Government Surveillance in G. Orwell’s 1984 Novel and Film

Subject: Art
Pages: 2
Words: 295
Reading time:
< 1 min

One of this movie’s main features is that the citizens of Oceania are under constant government surveillance. The fact that they are observed and heard through telescreens and microphones significantly influences their lives and behavior. Some of the movie’s main characters have to hide things, whisper, write secret notes, meet in a meadow, make hints without pointing or saying out loud not to be caught by the overly-controlling and prying Big Brother.

For example, at the beginning of the movie, the protagonist Winston Smith comes home and has to show himself and all the things he brought with him on the camera in the wall. However, Smith has a diary with him, and it is prohibited by law and punishable by death. That is why he has to carefully put it on the threshold and kick it so that the diary gets under the table and is not noticed by the telescreen. Moreover, when the main characters want to speak sincerely or do something normal but prohibited in their world, they always have to hide somewhere far from telescreens. Such pressure is a significant barrier to a happy life, even for an ordinary person who does not do anything illegal.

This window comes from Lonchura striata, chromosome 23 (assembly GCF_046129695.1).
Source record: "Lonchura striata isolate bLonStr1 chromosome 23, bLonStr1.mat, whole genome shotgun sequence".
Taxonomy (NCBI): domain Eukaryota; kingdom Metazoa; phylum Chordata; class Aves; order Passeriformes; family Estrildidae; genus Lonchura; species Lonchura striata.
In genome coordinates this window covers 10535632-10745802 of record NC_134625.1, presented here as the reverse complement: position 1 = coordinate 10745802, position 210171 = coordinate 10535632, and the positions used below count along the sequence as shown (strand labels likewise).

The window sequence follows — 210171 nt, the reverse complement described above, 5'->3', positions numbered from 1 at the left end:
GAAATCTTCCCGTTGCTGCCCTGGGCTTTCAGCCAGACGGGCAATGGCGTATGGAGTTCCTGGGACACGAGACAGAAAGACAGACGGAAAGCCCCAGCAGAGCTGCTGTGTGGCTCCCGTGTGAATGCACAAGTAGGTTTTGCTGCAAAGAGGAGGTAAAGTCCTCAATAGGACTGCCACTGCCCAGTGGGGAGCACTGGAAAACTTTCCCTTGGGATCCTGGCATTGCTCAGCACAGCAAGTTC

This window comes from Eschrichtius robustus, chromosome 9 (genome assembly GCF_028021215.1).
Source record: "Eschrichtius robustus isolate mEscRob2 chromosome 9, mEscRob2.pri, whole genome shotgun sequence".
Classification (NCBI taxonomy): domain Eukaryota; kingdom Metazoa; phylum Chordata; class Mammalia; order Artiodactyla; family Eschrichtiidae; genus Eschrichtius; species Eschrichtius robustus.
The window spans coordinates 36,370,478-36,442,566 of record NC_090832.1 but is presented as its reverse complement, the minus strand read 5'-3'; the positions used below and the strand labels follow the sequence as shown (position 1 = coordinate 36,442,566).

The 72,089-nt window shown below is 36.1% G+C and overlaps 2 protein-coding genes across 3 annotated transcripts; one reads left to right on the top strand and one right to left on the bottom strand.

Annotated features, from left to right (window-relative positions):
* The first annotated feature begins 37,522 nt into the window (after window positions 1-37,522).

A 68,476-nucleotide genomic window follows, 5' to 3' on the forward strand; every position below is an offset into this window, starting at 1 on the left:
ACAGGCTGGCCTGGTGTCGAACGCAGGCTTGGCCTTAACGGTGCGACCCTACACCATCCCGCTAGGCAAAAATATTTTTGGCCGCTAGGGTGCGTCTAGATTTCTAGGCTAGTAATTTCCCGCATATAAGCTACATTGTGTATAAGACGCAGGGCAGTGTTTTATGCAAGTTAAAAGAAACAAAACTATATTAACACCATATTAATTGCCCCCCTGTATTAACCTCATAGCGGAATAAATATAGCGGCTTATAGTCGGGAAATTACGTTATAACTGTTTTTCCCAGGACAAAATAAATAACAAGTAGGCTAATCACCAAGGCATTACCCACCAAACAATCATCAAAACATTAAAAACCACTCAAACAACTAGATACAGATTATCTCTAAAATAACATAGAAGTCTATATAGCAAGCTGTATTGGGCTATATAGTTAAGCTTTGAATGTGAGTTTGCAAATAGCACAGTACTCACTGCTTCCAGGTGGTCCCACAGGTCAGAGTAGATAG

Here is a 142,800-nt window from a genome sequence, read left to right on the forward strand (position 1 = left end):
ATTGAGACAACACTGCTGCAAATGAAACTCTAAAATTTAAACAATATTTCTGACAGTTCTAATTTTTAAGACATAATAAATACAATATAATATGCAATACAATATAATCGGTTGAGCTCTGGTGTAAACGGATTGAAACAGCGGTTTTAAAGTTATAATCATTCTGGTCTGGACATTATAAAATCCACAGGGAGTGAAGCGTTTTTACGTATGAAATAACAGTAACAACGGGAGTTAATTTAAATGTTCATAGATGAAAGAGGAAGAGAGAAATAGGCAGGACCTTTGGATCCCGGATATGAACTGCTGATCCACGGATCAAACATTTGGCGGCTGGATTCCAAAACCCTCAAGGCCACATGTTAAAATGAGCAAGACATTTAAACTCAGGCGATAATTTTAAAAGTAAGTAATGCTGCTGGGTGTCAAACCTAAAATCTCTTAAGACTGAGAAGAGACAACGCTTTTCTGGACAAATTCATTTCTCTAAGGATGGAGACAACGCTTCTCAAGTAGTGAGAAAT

In the modern world, knowing that people are always observed and listened to can make them paranoid and afraid of saying something that may be misinterpreted. Actually, some persons believe that TVs, smartphones, and laptops are already used to constantly watching and listening to everyone. If the surveillance presented in the film was happening in our own lives, people would probably behave the same as the characters. They would avoid saying things on camera and prefer going to forests or meadows to discuss important things.